Scarlet oak or Spanish oak (Quercus coccinea) is a medium to large deciduous tree. It has alternatively placed, deeply-lobed, sharply-toothed leaves. The twigs are reddish-brown with whitish-hairy bud tips. Flowers form as separate male and female catkins. Its fruit is an acorn with a deep, tightly scaled cup. The tree is native to eastern North America. Scarlet oak has a brilliant red autumn foliage (compared to pin oak leaves which turn bronze) and red new leaves in early spring. Introduced into cultivation in 1691. Scarlet Oak is distinguished from Pin Oak by its growth in drier regions, a deeper acorn cup, hairy buds and rough bark. Q. coccinea (scarlet oak) hybridizes with Q. palustris (pin oak), Q. rubra (red oak), and Q. velutina (black oak) making species identification challenging. Like all Fagales many leaves remain on the tree during winter. The Latin name for acorn is ‘glans’ which is morphologically similar to the tip of the mammalian penis also called a ‘glans’. Quercus is the Latin name for “oak”. The species epithet, coccinea, means scarlet
Common name: Scarlet Oak, Black Oak, Spanish Oak, American Red Oak
Scientific Name (family and order): Quercus coccinea Munchhausen (Fagaceae, Fagales)
Species Origin: Southeast and Central United States.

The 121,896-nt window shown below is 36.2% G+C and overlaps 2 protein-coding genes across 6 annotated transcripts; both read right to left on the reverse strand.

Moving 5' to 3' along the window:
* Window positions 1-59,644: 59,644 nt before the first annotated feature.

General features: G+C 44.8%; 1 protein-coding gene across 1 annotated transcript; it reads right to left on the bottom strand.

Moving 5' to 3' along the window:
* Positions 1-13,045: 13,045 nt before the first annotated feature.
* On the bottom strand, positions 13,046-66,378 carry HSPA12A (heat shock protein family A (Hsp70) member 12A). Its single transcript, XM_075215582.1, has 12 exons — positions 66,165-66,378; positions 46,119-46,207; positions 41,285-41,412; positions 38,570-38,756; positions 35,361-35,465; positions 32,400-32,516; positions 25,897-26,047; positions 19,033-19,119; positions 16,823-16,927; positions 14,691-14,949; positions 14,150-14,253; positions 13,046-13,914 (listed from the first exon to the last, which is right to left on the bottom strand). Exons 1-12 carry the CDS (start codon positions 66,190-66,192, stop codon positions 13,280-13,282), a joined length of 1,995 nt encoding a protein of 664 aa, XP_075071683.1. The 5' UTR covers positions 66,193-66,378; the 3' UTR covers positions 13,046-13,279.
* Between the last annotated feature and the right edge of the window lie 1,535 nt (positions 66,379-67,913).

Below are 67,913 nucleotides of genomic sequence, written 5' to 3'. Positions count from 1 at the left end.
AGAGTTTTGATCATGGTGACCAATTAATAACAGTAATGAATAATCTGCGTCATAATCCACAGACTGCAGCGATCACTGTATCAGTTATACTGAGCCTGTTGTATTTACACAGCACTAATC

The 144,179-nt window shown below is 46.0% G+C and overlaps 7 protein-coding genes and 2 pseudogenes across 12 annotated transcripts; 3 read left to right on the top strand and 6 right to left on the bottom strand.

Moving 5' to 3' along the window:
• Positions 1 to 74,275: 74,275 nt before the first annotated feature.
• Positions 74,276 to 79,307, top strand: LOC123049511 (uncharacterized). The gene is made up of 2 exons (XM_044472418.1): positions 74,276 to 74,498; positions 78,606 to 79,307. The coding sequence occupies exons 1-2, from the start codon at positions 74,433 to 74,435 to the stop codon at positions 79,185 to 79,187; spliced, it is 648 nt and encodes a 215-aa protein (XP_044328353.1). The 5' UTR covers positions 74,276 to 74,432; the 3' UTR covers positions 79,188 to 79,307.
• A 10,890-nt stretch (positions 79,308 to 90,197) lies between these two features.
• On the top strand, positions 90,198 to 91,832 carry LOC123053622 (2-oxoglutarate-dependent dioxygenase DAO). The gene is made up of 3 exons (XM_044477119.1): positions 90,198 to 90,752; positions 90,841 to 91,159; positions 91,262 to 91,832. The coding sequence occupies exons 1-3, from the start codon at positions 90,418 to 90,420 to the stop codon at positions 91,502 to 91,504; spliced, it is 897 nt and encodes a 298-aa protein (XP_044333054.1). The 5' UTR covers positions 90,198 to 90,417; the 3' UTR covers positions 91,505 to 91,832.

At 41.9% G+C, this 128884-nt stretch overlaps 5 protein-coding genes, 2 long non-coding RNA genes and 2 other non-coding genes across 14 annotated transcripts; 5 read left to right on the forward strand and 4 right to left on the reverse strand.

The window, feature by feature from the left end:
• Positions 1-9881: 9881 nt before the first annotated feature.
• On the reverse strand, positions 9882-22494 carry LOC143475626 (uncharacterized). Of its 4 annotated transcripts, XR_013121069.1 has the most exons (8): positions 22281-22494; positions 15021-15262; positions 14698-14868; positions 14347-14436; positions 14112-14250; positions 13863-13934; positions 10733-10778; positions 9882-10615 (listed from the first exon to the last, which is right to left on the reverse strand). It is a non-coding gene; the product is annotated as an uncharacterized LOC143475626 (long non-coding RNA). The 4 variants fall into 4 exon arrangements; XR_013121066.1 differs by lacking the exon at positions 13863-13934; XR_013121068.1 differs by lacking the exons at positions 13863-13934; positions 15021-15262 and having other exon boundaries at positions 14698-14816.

New Jersey Status: USDA Native
Habit: Pyramid shaped tree. 60 – 100’ tall x 50’ wide; bole diameter 1 – 2’. Notably, Scarlet Oak, like Pin Oak, has drooping lower branches.
Habitat: Zones 4 – 9; grows on uplands, dry slopes, ridges and sandy barrens.
Trunk/Stem: Bark gray, smooth with vertical stripes alternating with dark gray to dark brown rough ridges. Older bark becomes entirely rough with dark gray-brown ridges and furrows. The inner bark is bright red-orange.
Leaves: Deciduous, Simple, Alternate. Leaves are 3 -7” long, widest at the middle; 7 lobes divided at least halfway to the yellow midvein; each lobe has bristle-tipped teeth. Each lobe is widest toward the tip. Upper surface of the blade is glossy, green; below it is pale yellow green with tufts of hair in the vein angles. The leaf stalks (the petioles) are long.
Flowers: Monoecious. Flowers appear on old or new growth; staminate catkins pendent and clustered; its flowers comprise a 4 – 7 lobed calyx which encloses 6 stamens. The pistillate flowers are solitary or on few to many flowered spikes which form in the axial of new leaves. Individual flowers consist of a 6 lobed calyx surrounding 3-celled ovary; the whole is partly covered by the involucre.
Fruits and seeds: The fruit is an acorn, 1/2 – 1” long and 5/8” wide; ovoid, brown, 1/3 – ½ enclosed by a cup made of light brown thick hairy scales. Acorns are borne singly or in pairs. They ripen by the second year.